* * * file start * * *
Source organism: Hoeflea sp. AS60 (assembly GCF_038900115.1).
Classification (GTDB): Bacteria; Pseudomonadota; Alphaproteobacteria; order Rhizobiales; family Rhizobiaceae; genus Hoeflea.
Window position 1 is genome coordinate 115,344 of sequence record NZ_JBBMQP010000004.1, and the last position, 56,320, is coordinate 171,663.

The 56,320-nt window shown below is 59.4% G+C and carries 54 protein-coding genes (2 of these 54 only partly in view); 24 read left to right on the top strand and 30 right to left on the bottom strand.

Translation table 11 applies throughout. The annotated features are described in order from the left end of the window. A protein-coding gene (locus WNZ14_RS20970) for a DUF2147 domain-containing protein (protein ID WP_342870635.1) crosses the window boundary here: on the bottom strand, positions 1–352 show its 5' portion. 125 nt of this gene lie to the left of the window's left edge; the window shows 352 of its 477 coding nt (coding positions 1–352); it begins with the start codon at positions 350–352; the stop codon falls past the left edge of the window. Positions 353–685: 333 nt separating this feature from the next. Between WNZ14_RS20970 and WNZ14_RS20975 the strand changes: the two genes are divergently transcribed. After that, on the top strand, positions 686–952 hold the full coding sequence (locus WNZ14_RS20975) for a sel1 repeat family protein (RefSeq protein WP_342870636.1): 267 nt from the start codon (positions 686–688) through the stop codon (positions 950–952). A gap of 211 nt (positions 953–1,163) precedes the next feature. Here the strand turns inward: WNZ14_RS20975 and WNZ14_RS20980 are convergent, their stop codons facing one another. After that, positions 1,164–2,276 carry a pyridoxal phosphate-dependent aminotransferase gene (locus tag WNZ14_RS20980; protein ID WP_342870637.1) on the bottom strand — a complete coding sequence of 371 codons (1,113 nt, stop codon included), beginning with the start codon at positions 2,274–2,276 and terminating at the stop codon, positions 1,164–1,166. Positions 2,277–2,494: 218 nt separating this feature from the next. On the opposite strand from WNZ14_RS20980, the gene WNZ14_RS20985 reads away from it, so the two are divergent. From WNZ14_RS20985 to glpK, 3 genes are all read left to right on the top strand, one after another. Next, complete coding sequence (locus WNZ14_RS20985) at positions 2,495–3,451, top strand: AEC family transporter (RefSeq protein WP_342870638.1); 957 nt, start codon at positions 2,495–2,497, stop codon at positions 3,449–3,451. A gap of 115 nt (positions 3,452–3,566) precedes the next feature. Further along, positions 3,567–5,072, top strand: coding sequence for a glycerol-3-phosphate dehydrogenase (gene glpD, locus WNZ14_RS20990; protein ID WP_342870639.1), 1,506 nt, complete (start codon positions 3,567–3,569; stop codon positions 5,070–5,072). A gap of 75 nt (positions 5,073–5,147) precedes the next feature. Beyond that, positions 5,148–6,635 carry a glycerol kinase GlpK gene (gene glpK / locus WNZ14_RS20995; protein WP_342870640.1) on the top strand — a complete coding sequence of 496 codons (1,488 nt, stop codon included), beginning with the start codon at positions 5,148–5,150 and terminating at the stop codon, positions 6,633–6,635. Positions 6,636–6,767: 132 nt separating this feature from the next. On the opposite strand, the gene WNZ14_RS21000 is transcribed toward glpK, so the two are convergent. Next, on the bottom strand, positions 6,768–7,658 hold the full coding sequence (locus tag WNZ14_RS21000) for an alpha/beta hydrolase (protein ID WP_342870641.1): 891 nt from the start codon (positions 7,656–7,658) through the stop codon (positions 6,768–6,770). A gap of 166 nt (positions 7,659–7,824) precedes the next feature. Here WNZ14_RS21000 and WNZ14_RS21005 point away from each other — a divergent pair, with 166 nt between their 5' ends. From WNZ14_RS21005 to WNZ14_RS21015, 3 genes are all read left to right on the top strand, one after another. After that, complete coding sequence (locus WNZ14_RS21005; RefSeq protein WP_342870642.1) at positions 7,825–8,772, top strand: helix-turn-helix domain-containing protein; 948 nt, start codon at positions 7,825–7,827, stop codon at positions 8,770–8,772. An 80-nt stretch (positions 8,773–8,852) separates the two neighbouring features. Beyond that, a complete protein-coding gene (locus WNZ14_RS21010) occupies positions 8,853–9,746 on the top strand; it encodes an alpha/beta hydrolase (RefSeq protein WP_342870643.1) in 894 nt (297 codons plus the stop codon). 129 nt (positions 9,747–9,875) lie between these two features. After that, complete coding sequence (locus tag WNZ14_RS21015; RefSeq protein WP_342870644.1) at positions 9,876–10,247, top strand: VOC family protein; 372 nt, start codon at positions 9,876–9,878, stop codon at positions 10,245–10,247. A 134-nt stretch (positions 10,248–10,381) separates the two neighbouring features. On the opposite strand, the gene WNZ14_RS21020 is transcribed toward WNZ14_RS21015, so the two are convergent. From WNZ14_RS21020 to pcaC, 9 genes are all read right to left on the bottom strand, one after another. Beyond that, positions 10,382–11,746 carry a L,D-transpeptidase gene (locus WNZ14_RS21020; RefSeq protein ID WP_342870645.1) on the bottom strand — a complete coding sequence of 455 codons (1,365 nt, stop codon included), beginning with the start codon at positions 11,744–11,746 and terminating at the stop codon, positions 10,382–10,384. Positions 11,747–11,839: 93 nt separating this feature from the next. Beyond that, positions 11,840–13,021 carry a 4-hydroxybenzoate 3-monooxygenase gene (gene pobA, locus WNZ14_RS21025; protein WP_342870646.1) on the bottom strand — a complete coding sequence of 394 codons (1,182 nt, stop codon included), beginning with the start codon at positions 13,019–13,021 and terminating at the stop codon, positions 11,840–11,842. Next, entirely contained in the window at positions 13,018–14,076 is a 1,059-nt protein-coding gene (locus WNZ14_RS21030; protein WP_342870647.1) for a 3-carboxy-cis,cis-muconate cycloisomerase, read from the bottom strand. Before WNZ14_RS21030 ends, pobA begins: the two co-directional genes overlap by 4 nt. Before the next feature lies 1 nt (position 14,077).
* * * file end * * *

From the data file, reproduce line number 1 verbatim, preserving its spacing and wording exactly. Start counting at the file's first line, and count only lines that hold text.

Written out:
Source organism: Hoeflea sp. AS60 (assembly GCF_038900115.1).